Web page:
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Learn more about the bugs you’ll find out in the backcountry.

Insects such as bees, wasps, yellow jackets and hornets can leave painful stings, but usually don’t attack unless they are attacked first. Unfortunately, an unsuspecting hiker can disturb a hive by accident and will suffer the consequences regardless of intent. If you are traveling with other hikers, make sure you alert those behind you if you notice a nest.

When traveling through the woods, be alert for nests in hollow trees, hanging from branches, under logs, in the ground, and sometimes even in the mud or dirt banks of streams. Remember that bees are attracted to bright colors and sweet smells. Bees are also attracted to swift movements. If you do have a bee encounter, stay calm and move slowly. Don’t run unless you’re being attacked by a swarm, in which case it’s best to submerge yourself in water or take refuge in a vehicle or sealed tent.

If you are stung, try to scrape it out with the flat of a knife or a credit card. The stinger will continue to release venom after the bee is dead, so be quick. A bite and sting treatment, ice packs, or cold, wet compresses will ease the pain. If you notice an unusual reaction to the sting, such as extensive swelling, nausea, shortness of breath, or a rapid heart rate, seek medical help immediately as you may be experiencing an anaphylaxis. If you already know you are allergic to bee stings, you should carry your bee-sting kit with you at all times. Alert your hiking partners to your condition and teach them how to administer the treatment as well.


Even the most common horse and house flies can transmit diseases. Although you can best protect yourself by avoiding travel during peak fly seasons, which vary widely by region, wearing insect repellent and covering exposed skin (i.e., wearing long-sleeved shirts, long pants, and a wide-brimmed hat) can reduce susceptibility. Keeping a clean camp, which includes bagging garbage as it is generated and covering all food, will also help.

Mosquitoes are most effectively repelled by DEET, but wearing long pants, a long-sleeved shirt, ankle-high shoes, and a cap that covers your ears will help, too. In the height of mosquito season, you may also want to wear a head net and gloves. Steer clear of stagnant water or fields of damp grass.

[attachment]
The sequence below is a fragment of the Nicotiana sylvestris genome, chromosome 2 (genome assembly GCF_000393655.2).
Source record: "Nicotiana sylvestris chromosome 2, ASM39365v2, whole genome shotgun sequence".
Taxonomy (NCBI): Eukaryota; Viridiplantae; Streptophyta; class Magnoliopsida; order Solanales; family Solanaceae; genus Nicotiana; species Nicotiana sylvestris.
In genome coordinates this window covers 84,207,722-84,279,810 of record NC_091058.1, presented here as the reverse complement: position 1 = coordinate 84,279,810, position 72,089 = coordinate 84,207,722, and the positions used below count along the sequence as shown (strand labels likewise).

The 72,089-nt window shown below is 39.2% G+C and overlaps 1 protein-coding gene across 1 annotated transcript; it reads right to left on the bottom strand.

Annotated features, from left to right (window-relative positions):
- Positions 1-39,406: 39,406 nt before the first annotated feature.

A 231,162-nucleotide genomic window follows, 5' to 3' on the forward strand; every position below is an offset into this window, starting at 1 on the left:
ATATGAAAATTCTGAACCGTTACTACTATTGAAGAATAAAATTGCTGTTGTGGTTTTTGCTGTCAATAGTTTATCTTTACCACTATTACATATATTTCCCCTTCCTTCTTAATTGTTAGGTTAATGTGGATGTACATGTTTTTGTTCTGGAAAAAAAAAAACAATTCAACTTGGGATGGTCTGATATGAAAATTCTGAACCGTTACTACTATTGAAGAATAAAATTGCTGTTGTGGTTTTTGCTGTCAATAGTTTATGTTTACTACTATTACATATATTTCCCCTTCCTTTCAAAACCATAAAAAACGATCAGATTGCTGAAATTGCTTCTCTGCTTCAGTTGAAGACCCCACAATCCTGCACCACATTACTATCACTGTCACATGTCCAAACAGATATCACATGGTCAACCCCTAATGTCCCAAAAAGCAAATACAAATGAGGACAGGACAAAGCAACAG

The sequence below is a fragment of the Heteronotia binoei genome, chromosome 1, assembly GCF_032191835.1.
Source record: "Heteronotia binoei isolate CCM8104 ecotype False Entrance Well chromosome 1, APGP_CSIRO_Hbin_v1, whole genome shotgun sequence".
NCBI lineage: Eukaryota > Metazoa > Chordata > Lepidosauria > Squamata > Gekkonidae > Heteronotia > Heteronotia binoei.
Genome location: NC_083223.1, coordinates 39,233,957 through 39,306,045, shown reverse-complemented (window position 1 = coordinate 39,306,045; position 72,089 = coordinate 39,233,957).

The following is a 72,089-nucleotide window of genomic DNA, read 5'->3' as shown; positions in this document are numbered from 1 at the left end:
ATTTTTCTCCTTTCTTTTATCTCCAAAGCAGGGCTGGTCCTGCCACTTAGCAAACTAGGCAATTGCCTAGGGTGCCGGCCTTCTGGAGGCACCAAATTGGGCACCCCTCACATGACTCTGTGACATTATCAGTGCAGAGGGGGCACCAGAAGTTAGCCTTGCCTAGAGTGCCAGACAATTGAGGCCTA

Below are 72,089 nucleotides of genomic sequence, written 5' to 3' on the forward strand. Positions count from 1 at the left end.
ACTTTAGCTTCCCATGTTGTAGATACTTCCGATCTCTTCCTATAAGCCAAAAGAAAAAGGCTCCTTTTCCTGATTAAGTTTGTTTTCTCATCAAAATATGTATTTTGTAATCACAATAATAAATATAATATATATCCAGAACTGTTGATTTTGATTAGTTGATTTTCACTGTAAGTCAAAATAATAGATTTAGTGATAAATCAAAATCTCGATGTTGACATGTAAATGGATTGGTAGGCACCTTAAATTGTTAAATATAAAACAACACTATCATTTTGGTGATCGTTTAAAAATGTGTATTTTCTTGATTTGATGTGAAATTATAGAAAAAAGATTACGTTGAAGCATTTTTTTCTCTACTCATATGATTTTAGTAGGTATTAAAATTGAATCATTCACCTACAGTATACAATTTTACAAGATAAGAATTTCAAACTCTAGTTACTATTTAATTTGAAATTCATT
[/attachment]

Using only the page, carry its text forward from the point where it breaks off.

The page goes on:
Mosquitoes are scarce during the heat of the day and when winds rise above ten miles per hour. Instead, they prefer the cooler periods from dusk until dawn. If you are bitten, a soothing lotion or bug bite treatment will generally relieve the discomfort and reduce swelling and itching.


Ticks are another pest for hikers and can sometimes carry Lyme Disease or Rocky Mountain Spotted Fever. To learn more about keeping ticks off of you and what to do if you find one, please refer to our Ticks fact sheet.


Although spiders are not actually insects, they too come with the hiking territory and can also pack a nasty bite. Spiders are most often found in basements, woodpiles, and garages and other outbuildings so be on the lookout when visiting the outhouse or gathering firewood. In general, look before poking your fingers into nooks and crannies. It’s also a good idea to shake out shoes and clothes before putting them on and to give your sleeping bag a good shake before getting in it for the night.


If you venture into the woods, you’ll undoubtedly encounter one or more of the insects mentioned above, as well as countless other less common species of bugs. Although no method is foolproof, there are some general defense mechanisms to follow:

• Learn which bugs are prevalent in which areas and in which seasons and avoid peak times. For example, snowmelt in the high-country is mosquito season. June and early July in northern New England belong to the infamous black flies.

• Be cautious of areas you can’t see. Don’t place your hands or any other part of your body under rocks, bushes, logs or tents without making a careful inspection first.

• Wear protective clothing including a long-sleeved shirt and long pants that are snug at the wrists and ankles, heavy socks, and a hat.

• Avoid wearing perfumes and scented lotions, hair sprays, shampoos, soaps or cosmetics. Also limit shiny objects such as jewelry and buckles.

• Cover all exposed areas of your body with insect repellent and reapply frequently, especially if you’re working up a sweat. DEET is the strongest, most reliable repellent, but may not be safe for small children. Be careful, DEET will breakdown waterproof-breathable membranes, so consider a lemon eucalyptus product or a citronella product as an acceptable natural alternative. Insect repellent can also be rubbed on your clothing and pack.

• When camping, use a tent with a sewn-in floor and mosquito netting on doors and windows.

• Keep your camping area clear of garbage and other rotting debris, especially food products.

• Don’t walk around the campsite with bare feet.